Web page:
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6 Causes of Incontinence You Need to Know About

This is often a taboo subject that no-one really admits to, but the fact is 1 in 3 women will experience bladder leaks in some form, regardless of age (as is a common misconception). So ladies please, we need to talk about how to spot the symptoms of bladder weakness and pinpoint the reasons as to why you might be suffering from this.

Firstly, did you know there are many different types of urinary incontinence (UI), and these have different causes which can affect ANY of us? The following categories may help you to identify what symptoms resonate with the issues you are simply putting up with (until now hopefully!)

Stress Incontinence

This is when urine (or sometimes faecal matter) can leak under certain pressure when the pelvic floor is unable to control the bladder/sphincter muscles effectively. This can occur through exercise and lifting, or simple movements such as laughing, coughing, sneezing or exercising.

Stress incontinence is caused when the pelvic floor muscles or the sphincter muscles have become weakened. Pregnancy and childbirth are often the main culprits here, however, this can also happen to women who have never been pregnant too. Women seem to have been taught to be embarrassed about leaking and come to accept it as ‘normal’, however, our bodies are amazing at responding to treatment and this CAN be prevented from worsening by getting help.

Urge Incontinence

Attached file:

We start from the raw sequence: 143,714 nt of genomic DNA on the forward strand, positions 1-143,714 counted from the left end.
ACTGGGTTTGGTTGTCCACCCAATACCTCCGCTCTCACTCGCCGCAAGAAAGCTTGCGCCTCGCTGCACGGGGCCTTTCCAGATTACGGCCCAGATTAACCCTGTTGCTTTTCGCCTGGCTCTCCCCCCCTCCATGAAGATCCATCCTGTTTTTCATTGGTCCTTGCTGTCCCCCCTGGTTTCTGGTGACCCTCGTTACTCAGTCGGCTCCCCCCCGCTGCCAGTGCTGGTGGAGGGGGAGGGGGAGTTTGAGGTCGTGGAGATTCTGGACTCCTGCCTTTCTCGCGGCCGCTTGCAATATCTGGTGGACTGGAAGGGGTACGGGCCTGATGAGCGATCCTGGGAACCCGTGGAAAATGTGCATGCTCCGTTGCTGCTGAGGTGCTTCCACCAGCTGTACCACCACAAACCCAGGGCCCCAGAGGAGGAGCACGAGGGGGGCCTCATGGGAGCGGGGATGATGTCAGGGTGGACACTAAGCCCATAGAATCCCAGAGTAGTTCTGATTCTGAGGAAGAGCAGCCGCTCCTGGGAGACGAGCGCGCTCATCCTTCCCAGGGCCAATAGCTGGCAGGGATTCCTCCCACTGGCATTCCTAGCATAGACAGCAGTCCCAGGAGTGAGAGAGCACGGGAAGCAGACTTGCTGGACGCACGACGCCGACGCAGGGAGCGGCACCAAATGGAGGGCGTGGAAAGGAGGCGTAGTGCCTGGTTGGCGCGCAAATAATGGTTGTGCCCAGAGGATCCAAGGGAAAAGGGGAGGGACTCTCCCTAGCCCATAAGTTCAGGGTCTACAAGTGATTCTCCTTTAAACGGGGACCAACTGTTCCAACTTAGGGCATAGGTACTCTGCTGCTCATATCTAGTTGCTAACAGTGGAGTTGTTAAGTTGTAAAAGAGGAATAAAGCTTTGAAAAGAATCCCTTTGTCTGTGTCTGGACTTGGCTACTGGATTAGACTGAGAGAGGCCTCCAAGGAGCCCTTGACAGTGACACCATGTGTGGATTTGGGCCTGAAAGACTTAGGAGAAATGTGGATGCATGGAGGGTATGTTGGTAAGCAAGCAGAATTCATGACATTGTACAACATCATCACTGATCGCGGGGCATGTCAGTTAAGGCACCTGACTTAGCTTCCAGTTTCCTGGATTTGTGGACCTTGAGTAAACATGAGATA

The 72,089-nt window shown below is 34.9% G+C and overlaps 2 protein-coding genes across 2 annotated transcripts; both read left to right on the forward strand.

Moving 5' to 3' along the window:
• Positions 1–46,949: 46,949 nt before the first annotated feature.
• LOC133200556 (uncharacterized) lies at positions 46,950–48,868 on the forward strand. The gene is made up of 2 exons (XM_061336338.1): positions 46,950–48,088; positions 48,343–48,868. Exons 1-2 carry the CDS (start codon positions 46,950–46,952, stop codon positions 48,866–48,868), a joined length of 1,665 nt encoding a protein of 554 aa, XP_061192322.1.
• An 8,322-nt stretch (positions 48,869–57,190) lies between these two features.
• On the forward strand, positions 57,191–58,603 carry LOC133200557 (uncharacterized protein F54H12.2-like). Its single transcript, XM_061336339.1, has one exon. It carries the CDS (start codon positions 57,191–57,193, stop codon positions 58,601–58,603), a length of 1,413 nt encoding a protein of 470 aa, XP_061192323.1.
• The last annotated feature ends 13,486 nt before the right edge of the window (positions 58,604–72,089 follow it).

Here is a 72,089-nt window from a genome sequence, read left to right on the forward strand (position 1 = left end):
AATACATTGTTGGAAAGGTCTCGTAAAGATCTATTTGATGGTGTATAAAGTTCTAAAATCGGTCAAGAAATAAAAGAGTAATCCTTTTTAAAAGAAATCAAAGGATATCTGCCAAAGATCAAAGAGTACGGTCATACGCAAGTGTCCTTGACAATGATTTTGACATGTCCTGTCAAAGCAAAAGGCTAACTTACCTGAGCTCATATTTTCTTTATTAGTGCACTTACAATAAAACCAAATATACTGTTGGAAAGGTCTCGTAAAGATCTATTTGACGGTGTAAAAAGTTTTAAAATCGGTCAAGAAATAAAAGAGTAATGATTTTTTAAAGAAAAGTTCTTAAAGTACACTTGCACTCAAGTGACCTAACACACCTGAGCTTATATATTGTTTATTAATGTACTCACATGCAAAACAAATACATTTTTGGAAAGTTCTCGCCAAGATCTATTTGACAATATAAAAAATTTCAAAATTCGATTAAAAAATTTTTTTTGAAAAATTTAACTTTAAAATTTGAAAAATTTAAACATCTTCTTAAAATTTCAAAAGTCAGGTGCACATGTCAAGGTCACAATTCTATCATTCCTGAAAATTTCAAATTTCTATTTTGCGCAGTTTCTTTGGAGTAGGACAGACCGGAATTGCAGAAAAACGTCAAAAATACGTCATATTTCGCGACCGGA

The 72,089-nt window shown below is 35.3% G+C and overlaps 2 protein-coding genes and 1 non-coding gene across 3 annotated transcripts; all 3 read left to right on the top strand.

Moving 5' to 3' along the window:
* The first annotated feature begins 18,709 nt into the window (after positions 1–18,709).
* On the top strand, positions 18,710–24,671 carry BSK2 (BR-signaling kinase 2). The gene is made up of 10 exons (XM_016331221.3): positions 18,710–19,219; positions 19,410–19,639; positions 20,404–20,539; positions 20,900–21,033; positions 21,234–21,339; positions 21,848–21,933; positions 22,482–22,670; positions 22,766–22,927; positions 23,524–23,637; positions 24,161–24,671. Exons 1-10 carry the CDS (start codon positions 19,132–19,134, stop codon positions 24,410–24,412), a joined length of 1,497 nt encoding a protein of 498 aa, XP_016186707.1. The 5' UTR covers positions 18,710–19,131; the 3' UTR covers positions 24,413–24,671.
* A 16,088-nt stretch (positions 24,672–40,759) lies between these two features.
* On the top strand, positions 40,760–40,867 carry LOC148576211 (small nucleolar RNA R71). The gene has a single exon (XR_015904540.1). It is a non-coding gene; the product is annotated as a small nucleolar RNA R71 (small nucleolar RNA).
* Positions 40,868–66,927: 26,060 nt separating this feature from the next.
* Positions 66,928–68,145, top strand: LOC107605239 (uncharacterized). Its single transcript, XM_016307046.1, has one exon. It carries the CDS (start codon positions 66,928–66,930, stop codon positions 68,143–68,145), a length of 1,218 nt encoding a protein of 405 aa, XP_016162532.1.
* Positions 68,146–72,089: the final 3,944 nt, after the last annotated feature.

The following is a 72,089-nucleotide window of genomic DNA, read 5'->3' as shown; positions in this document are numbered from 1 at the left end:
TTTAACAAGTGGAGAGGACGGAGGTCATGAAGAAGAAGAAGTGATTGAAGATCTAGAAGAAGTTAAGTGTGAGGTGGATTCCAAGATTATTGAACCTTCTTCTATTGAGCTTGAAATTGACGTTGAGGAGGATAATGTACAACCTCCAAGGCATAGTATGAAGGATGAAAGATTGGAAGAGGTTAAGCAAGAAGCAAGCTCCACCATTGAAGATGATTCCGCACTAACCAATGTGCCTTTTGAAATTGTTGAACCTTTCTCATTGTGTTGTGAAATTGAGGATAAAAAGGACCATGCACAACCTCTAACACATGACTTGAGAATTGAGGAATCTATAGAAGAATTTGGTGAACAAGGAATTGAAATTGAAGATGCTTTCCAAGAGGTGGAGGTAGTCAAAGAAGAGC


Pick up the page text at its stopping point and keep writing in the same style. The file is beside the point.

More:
Is a strong urgent need to urinate that comes on suddenly, and cannot be ignored. This can also be known as an overactive bladder. You will likely need to urinate more frequently than normal, so this will happen numerous times throughout the day and even at night.

Urge incontinence occurs when the urinary bladder contracts when it shouldn't, causing some urine to leak through the sphincter muscles holding the bladder closed. It is much harder to pinpoint the exact cause by your doctor based on the fact there are multiple. However, conditions such a bladder infection, bladder inflammation, obstruction to an opening of the bladder, bladder cancer, and neurological conditions could be some of the causing factors.

Overflow Incontinence

This condition is when you're unable to completely empty your bladder, leading to the 'overflow' leaking out unexpectedly. You may not even feel the desire to urinate when the leaks occur, which makes this particularly hard to manage. You should be aware there's a high risk of suffering from frequent Urinary Tract Infections due to the bacteria in your bladder from the leftover urine.

This is actually more common in men. However, women can still suffer from overflow incontinence too because of blockages to the urethra as a result of tumours, bladder stones or scar tissue. A prolapsed bladder or bowel can also be a cause, as well as nerve damage from giving birth, previous surgery, or certain diseases. Ageing may also be a factor too.

Functional Incontinence

Those suffering from functional incontinence are usually aware of the need to urinate but are unable to make it to the toilet in time. Therefore there isn't an exact cause for this type of UI as it's usually as a result of another health condition that has prevented that person from making it to the toilet.

This can be common for people with back pain, arthritis or Parkinson's disease, and wheelchair users. Functional incontinence can also arise in people who cannot communicate the desire to urinate properly such as those with Alzheimer's or dementia.

Mixed Incontinence